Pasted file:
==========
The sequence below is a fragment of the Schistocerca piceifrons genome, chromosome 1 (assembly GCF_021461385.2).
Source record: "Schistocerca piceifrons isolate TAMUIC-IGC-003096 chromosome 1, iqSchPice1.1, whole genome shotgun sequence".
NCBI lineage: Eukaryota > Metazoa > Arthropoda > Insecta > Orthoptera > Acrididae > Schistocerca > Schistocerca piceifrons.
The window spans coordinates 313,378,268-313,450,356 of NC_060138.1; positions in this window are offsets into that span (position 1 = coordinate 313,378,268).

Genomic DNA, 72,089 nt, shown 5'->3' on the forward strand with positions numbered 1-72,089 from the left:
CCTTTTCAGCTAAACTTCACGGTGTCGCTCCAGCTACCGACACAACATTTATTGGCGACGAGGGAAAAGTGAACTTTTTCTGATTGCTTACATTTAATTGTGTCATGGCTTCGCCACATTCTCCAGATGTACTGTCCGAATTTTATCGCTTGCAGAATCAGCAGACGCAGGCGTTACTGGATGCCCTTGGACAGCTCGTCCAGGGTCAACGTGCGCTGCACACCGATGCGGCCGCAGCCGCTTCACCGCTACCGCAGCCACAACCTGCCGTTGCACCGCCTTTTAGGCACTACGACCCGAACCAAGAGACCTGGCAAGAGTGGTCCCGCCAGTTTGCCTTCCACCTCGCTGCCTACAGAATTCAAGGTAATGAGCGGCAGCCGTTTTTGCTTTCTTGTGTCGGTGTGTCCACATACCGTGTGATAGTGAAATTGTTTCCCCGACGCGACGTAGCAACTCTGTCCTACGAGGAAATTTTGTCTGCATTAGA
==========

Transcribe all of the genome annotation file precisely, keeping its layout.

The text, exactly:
The sequence below is a fragment of the Schistocerca piceifrons genome, chromosome 1 (assembly GCF_021461385.2).
Source record: "Schistocerca piceifrons isolate TAMUIC-IGC-003096 chromosome 1, iqSchPice1.1, whole genome shotgun sequence".
NCBI lineage: Eukaryota > Metazoa > Arthropoda > Insecta > Orthoptera > Acrididae > Schistocerca > Schistocerca piceifrons.
The window spans coordinates 313,378,268-313,450,356 of NC_060138.1; positions in this window are offsets into that span (position 1 = coordinate 313,378,268).

Genomic DNA, 72,089 nt, shown 5'->3' on the forward strand with positions numbered 1-72,089 from the left:
CCTTTTCAGCTAAACTTCACGGTGTCGCTCCAGCTACCGACACAACATTTATTGGCGACGAGGGAAAAGTGAACTTTTTCTGATTGCTTACATTTAATTGTGTCATGGCTTCGCCACATTCTCCAGATGTACTGTCCGAATTTTATCGCTTGCAGAATCAGCAGACGCAGGCGTTACTGGATGCCCTTGGACAGCTCGTCCAGGGTCAACGTGCGCTGCACACCGATGCGGCCGCAGCCGCTTCACCGCTACCGCAGCCACAACCTGCCGTTGCACCGCCTTTTAGGCACTACGACCCGAACCAAGAGACCTGGCAAGAGTGGTCCCGCCAGTTTGCCTTCCACCTCGCTGCCTACAGAATTCAAGGTAATGAGCGGCAGCCGTTTTTGCTTTCTTGTGTCGGTGTGTCCACATACCGTGTGATAGTGAAATTGTTTCCCCGACGCGACGTAGCAACTCTGTCCTACGAGGAAATTTTGTCTGCATTAGA